Making HTTPS call using Apache HttpClient.

27 June, 2014.
Under: tech java

This post details about making Secure HTTP(HTTPs) call from a server using Apache HTTPClient library.

The simplest will be to ignore the ssl certificates and to trust any connection. This approach is not acceptable for production code as it defeat the purpose of using HTTPS. However in some use cases if you want to try out something quickly you can go with this route.

Trust any certificate approach (Simple, not recommended for production code.)

import javax.net.ssl.SSLContext;
import javax.net.ssl.X509TrustManager;

import org.apache.http.client.HttpClient;
import org.apache.http.conn.ssl.SSLConnectionSocketFactory;
import org.apache.http.conn.ssl.SSLContexts;

import org.apache.http.impl.client.CloseableHttpClient;
import org.apache.http.impl.client.HttpClients;

import java.security.SecureRandom;

public class HttpClientFactory {

    private static CloseableHttpClient client;

    public static HttpClient getHttpsClient() throws Exception {

        if (client != null) {
            return client;
        }
        SSLContext sslcontext = SSLContexts.custom().useSSL().build();
        sslcontext.init(null, new X509TrustManager[]{new HttpsTrustManager()}, new SecureRandom());
        SSLConnectionSocketFactory factory = new SSLConnectionSocketFactory(sslcontext,
                SSLConnectionSocketFactory.BROWSER_COMPATIBLE_HOSTNAME_VERIFIER);
        client = HttpClients.custom().setSSLSocketFactory(factory).build();

        return client;
    }

    public static void releaseInstance() {
        client = null;
    }
}

The above method will return httpClient object which can be used to make any HTTPS calls. Performing HTTPS call is no different from making HTTP call from now on. So you can have a factory with two methods, one for secure and one for non-secure.

Here we have used HttpsTrustManager, which will do nothing more than trusing all clients. This is done by simply implementing X509TrustManager and auto generating all the methods.

import java.security.cert.CertificateException;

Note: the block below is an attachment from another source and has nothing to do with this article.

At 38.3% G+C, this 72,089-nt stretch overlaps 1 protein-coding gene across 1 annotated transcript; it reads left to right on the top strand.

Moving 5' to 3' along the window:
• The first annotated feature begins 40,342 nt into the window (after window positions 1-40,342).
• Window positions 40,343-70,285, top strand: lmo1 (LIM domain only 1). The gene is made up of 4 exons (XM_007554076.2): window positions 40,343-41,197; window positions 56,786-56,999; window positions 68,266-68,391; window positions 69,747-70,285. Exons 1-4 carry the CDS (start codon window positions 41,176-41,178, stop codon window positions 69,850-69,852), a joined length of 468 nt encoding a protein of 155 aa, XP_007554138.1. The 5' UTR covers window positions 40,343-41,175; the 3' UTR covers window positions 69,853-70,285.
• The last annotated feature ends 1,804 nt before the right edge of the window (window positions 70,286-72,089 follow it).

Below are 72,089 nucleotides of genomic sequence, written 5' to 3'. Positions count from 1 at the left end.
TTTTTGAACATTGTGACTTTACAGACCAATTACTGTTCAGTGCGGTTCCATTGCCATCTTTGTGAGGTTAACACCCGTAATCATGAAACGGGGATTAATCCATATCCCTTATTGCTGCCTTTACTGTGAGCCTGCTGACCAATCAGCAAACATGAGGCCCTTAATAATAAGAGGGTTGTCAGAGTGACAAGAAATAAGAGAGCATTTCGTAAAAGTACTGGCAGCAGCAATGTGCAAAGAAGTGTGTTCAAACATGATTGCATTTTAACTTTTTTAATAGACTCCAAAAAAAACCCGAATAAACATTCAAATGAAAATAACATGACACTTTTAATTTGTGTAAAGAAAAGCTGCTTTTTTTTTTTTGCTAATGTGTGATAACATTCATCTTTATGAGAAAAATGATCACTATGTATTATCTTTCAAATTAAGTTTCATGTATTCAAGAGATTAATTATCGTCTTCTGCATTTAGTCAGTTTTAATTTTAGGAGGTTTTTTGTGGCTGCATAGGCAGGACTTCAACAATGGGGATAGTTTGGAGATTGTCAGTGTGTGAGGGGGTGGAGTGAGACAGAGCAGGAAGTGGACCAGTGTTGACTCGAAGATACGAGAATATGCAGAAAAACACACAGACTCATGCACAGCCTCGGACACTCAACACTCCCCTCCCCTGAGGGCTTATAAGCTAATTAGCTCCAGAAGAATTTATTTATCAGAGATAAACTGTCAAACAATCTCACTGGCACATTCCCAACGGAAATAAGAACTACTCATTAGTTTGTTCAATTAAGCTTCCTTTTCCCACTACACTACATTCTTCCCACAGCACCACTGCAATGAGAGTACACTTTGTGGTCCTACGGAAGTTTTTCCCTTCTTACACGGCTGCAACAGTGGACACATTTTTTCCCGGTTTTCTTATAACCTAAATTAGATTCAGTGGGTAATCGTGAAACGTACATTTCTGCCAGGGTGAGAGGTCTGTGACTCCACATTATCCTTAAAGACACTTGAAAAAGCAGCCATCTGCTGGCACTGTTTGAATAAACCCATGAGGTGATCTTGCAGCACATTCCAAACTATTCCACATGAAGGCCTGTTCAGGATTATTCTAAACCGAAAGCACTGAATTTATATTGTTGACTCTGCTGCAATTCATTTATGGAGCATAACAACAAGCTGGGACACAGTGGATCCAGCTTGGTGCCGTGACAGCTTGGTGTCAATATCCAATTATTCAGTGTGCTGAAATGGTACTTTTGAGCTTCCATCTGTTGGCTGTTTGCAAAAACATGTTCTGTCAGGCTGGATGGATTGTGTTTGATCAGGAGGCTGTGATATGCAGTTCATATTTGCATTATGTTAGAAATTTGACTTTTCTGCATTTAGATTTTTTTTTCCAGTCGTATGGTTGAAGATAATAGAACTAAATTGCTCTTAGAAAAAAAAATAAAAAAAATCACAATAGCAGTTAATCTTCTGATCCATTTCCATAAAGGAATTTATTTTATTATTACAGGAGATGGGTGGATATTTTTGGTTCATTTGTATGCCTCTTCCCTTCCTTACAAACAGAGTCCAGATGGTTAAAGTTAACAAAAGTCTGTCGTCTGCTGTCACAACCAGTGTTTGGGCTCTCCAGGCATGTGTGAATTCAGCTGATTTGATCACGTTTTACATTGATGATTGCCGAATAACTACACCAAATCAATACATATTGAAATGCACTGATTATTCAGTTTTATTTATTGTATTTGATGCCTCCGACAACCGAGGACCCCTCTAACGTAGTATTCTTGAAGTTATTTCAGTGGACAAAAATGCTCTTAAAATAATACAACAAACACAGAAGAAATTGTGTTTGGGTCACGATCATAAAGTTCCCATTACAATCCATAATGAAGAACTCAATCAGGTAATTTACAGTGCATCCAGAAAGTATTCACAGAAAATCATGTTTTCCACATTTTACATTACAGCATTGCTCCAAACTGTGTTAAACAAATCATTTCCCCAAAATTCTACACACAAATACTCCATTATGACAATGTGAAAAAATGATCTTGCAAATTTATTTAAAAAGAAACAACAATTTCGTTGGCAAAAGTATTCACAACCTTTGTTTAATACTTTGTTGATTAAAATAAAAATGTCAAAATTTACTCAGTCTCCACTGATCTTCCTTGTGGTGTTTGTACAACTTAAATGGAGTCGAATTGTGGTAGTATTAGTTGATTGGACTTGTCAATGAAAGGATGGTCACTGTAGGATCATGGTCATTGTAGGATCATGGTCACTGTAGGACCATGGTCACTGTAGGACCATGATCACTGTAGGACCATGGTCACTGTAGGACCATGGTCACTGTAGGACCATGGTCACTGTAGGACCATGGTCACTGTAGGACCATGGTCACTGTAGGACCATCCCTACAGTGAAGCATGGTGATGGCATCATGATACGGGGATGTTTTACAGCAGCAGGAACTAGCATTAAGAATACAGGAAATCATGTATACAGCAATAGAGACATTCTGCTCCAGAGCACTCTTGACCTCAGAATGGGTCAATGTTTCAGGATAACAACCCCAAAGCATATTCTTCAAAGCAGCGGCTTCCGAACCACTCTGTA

import java.security.cert.X509Certificate;

import javax.net.ssl.X509TrustManager;

public class HttpsTrustManager implements X509TrustManager {

	@Override
	public void checkClientTrusted(X509Certificate[] arg0, String arg1)
			throws CertificateException {
		// TODO Auto-generated method stub

	}

	@Override
	public void checkServerTrusted(X509Certificate[] arg0, String arg1)
			throws CertificateException {
		// TODO Auto-generated method stub

	}

	@Override
	public X509Certificate[] getAcceptedIssuers() {
		return new X509Certificate[]{};
	}

}

Importing a keystore (Recommended)

If you are writing produciton quality code, then you should be looking at this approach. Have a all the keys in your application and create a SSLContext using those keystores. The created SSLContext can then be injected to SSLConnectionSocketFactory and remaining steps will be the same.
import javax.net.ssl.SSLContext;

import org.apache.http.client.HttpClient;
import org.apache.http.conn.ssl.SSLConnectionSocketFactory;
import org.apache.http.conn.ssl.SSLContexts;

import org.apache.http.impl.client.CloseableHttpClient;
import org.apache.http.impl.client.HttpClients;
import java.io.File;
import java.io.FileInputStream;
import java.io.IOException;
import java.security.KeyStore;
import java.security.KeyStoreException;
import java.security.NoSuchAlgorithmException;
import java.security.cert.CertificateException;
import java.security.KeyManagementException;

public class HttpClientFactory {

    private static CloseableHttpClient client;

    public static HttpClient getHttpsClient() throws Exception {

        if (client != null) {
            return client;
        }
        SSLContext sslcontext = getSSLContext();
        SSLConnectionSocketFactory factory = new SSLConnectionSocketFactory(sslcontext,
                SSLConnectionSocketFactory.BROWSER_COMPATIBLE_HOSTNAME_VERIFIER);
        client = HttpClients.custom().setSSLSocketFactory(factory).build();

        return client;
    }

    public static void releaseInstance() {
        client = null;
    }

    private SSLContext getSSLContext() throws KeyStoreException, 
    NoSuchAlgorithmException, CertificateException, IOException, KeyManagementException {
        KeyStore trustStore  = KeyStore.getInstance(KeyStore.getDefaultType());
        FileInputStream instream = new FileInputStream(new File("my.keystore"));
        try {
            trustStore.load(instream, "nopassword".toCharArray());
        } finally {
            instream.close();
        }
        return SSLContexts.custom()
                .loadTrustMaterial(trustStore)
                .build();
    }
}
The only difference between the two approaches are the way the SSLContext been created.
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E.S
October 19, 2017

As far as I understand Factory pattern deals with creation of objects. In your case instead of creating http client you return a reference to the previously created one.